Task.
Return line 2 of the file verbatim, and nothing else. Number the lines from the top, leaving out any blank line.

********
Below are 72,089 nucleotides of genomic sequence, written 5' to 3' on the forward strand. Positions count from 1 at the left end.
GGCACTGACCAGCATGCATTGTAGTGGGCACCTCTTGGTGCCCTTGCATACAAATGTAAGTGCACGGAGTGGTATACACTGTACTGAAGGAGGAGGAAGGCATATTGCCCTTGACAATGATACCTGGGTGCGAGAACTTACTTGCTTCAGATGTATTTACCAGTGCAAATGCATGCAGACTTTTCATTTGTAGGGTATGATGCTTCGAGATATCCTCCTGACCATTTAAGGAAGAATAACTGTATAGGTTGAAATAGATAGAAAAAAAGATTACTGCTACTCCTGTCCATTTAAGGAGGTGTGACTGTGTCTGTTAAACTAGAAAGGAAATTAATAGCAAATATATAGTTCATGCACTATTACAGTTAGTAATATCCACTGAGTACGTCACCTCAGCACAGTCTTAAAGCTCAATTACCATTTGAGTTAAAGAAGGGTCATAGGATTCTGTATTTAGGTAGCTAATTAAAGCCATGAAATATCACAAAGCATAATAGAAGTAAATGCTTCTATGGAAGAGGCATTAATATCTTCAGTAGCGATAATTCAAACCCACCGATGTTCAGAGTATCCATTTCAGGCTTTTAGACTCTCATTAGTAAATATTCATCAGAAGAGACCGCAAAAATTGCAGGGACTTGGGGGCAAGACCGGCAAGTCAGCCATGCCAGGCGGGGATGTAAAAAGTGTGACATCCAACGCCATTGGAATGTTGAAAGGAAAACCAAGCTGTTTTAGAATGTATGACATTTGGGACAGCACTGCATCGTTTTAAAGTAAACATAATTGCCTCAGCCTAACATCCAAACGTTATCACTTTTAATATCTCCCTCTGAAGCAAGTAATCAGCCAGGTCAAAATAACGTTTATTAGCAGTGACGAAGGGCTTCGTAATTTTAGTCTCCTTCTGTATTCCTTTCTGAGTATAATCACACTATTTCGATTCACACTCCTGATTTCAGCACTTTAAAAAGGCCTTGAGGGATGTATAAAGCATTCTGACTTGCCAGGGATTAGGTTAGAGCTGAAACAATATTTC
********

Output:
GGCACTGACCAGCATGCATTGTAGTGGGCACCTCTTGGTGCCCTTGCATACAAATGTAAGTGCACGGAGTGGTATACACTGTACTGAAGGAGGAGGAAGGCATATTGCCCTTGACAATGATACCTGGGTGCGAGAACTTACTTGCTTCAGATGTATTTACCAGTGCAAATGCATGCAGACTTTTCATTTGTAGGGTATGATGCTTCGAGATATCCTCCTGACCATTTAAGGAAGAATAACTGTATAGGTTGAAATAGATAGAAAAAAAGATTACTGCTACTCCTGTCCATTTAAGGAGGTGTGACTGTGTCTGTTAAACTAGAAAGGAAATTAATAGCAAATATATAGTTCATGCACTATTACAGTTAGTAATATCCACTGAGTACGTCACCTCAGCACAGTCTTAAAGCTCAATTACCATTTGAGTTAAAGAAGGGTCATAGGATTCTGTATTTAGGTAGCTAATTAAAGCCATGAAATATCACAAAGCATAATAGAAGTAAATGCTTCTATGGAAGAGGCATTAATATCTTCAGTAGCGATAATTCAAACCCACCGATGTTCAGAGTATCCATTTCAGGCTTTTAGACTCTCATTAGTAAATATTCATCAGAAGAGACCGCAAAAATTGCAGGGACTTGGGGGCAAGACCGGCAAGTCAGCCATGCCAGGCGGGGATGTAAAAAGTGTGACATCCAACGCCATTGGAATGTTGAAAGGAAAACCAAGCTGTTTTAGAATGTATGACATTTGGGACAGCACTGCATCGTTTTAAAGTAAACATAATTGCCTCAGCCTAACATCCAAACGTTATCACTTTTAATATCTCCCTCTGAAGCAAGTAATCAGCCAGGTCAAAATAACGTTTATTAGCAGTGACGAAGGGCTTCGTAATTTTAGTCTCCTTCTGTATTCCTTTCTGAGTATAATCACACTATTTCGATTCACACTCCTGATTTCAGCACTTTAAAAAGGCCTTGAGGGATGTATAAAGCATTCTGACTTGCCAGGGATTAGGTTAGAGCTGAAACAATATTTC